ROUND ROCK, Texas (KXAN) — You won’t see too many more bars opening in downtown Round Rock.
The city has almost reached a self-imposed limit for development there.
This week a new bar called The Flats opened its doors at the corner of Mays Street and Liberty Avenue. Owner Michelle Ly worked for 10 months to convert a building that previously housed a convenience store and a photography studio into a fun nightlife space with arcade games and a large outdoor patio.
“You can see the Round Rock water tower from here, so it’s a very Round Rock feel,” Ly said.
She grew up in Round Rock, and her bar coming in alongside other businesses nearby is now changing the “quiet” downtown she once knew.
“With the bars coming in, it definitely offers a nightlife to Round Rock, which, in years past, Round Rock was not known for nightlife at all. With the bars and downtown, Round Rock can now compete with that, and people don’t have to leave Round Rock to have nightlife.”
She agrees, however, with the city’s moves to limit that change.
Two years ago, the Round Rock City Council capped the number of bars allowed in downtown at 12.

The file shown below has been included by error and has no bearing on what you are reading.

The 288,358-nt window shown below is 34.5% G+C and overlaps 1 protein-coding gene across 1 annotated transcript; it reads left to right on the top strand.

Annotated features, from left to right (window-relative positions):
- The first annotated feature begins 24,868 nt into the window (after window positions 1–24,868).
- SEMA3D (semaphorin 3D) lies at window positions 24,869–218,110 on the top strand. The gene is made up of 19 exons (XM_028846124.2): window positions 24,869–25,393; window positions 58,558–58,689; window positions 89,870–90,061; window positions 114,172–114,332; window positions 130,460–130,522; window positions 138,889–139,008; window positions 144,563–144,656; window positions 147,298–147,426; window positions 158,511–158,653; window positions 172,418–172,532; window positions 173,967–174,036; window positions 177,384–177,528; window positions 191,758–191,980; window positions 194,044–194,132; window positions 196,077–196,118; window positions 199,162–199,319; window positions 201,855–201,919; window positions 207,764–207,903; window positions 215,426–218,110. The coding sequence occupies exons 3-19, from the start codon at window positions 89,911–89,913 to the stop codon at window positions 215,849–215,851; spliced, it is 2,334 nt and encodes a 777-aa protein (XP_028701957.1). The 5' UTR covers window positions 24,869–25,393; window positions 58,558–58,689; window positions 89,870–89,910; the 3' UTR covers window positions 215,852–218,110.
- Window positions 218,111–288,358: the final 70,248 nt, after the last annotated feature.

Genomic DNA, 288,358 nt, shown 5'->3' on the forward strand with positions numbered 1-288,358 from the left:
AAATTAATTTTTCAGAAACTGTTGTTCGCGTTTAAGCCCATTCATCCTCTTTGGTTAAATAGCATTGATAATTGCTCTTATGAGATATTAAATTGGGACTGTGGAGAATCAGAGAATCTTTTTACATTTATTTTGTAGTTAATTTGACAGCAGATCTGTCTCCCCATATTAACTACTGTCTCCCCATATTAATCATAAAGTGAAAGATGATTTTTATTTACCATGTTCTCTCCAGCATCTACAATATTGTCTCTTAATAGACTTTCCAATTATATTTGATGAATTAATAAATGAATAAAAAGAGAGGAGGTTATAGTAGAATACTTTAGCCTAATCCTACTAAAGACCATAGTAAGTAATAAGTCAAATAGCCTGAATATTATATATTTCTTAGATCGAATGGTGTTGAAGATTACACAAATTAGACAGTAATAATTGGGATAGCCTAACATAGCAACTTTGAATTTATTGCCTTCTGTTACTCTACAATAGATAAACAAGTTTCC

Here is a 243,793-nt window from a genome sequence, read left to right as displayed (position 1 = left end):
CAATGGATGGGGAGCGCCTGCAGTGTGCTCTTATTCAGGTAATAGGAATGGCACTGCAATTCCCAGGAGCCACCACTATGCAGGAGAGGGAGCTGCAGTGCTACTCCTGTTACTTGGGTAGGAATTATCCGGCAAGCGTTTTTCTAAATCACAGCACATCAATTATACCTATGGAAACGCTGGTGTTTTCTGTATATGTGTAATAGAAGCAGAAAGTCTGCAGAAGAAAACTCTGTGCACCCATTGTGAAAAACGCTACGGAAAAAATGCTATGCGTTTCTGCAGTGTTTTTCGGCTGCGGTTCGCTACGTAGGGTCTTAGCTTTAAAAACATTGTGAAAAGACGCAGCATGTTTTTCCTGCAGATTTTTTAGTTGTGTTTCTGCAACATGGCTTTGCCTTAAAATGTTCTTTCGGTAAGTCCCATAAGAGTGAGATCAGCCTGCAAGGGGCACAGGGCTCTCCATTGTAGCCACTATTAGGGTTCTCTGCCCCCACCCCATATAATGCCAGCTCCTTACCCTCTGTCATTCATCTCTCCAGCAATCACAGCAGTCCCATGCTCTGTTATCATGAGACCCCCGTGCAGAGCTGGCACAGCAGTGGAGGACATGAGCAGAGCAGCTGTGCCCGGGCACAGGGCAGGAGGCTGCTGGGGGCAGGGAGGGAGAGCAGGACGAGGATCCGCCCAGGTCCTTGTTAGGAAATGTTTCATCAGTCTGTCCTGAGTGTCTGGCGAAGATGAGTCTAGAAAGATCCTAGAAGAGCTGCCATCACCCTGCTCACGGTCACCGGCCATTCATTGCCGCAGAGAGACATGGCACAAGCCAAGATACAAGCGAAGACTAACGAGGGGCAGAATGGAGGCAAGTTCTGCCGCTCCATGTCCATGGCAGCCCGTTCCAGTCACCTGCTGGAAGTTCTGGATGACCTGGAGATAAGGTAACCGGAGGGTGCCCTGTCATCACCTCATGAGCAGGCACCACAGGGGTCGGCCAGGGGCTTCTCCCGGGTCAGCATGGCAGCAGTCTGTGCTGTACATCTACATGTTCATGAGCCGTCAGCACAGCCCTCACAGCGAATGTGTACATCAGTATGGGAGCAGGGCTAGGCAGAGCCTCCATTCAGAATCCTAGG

Ly’s business, The Flats, leaves room for only more bar in the area, but the city said that spot is reserved for a bar that the new public library will displace. City leaders made this initial deal to limit the number of bars in downtown for the people who still live near this growing area.
“I think that was smart of the city to do that to say, ‘Hey, we understand.
We do like the additional business coming in, but at the same time we understand you guys have been here for decades and generations,’” Ly said, “and that was their compromise.”
The City of Round Rock sent a statement to KXAN Thursday regarding downtown and the entertainment options available there.
“Downtown Round Rock continues to be an exciting destination for our growing population, with new options for dining, shopping and entertainment. We are also proud to host many family-friendly events downtown that bring our community together in the heart of our city. We’ve worked diligently over the years to maintain an environment downtown that makes it both business-friendly and a great place to live.”
The overall growth downtown has impressed frequent visitors, like Marla Taylor-Landers from Leander.
“It’s cute, and it’s got a lot of shops here,” Taylor-Landers said Thursday. “It’s really coming along very nicely. It’s beautiful, a beautiful area.”
The City of Round Rock passed changes to its downtown noise ordinance, which took effect in April after complaints from neighbors who live near downtown. It does not allow noise above 50 decibels, measured at the property line, after 10 p.m. during the week and after midnight on the weekend. The daytime noise limit has also been lowered from 80 decibels to 75.